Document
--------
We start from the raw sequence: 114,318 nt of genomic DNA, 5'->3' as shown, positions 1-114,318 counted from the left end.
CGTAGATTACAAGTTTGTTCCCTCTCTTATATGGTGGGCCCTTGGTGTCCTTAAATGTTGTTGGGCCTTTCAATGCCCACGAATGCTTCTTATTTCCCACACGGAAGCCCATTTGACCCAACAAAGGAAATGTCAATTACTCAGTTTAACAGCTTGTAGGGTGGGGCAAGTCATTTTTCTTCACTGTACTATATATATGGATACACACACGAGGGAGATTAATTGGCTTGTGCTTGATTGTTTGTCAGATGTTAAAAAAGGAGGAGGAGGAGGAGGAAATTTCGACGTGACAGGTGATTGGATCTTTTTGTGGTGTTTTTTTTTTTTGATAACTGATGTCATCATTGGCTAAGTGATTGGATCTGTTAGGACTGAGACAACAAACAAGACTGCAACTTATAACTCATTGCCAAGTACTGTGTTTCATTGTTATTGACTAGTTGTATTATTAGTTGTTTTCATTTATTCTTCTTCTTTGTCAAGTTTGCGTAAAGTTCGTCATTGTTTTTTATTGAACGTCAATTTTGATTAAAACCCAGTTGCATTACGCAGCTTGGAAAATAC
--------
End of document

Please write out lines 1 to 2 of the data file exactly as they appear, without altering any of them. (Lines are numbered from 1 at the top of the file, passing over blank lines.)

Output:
We start from the raw sequence: 114,318 nt of genomic DNA, 5'->3' as shown, positions 1-114,318 counted from the left end.
CGTAGATTACAAGTTTGTTCCCTCTCTTATATGGTGGGCCCTTGGTGTCCTTAAATGTTGTTGGGCCTTTCAATGCCCACGAATGCTTCTTATTTCCCACACGGAAGCCCATTTGACCCAACAAAGGAAATGTCAATTACTCAGTTTAACAGCTTGTAGGGTGGGGCAAGTCATTTTTCTTCACTGTACTATATATATGGATACACACACGAGGGAGATTAATTGGCTTGTGCTTGATTGTTTGTCAGATGTTAAAAAAGGAGGAGGAGGAGGAGGAAATTTCGACGTGACAGGTGATTGGATCTTTTTGTGGTGTTTTTTTTTTTTGATAACTGATGTCATCATTGGCTAAGTGATTGGATCTGTTAGGACTGAGACAACAAACAAGACTGCAACTTATAACTCATTGCCAAGTACTGTGTTTCATTGTTATTGACTAGTTGTATTATTAGTTGTTTTCATTTATTCTTCTTCTTTGTCAAGTTTGCGTAAAGTTCGTCATTGTTTTTTATTGAACGTCAATTTTGATTAAAACCCAGTTGCATTACGCAGCTTGGAAAATAC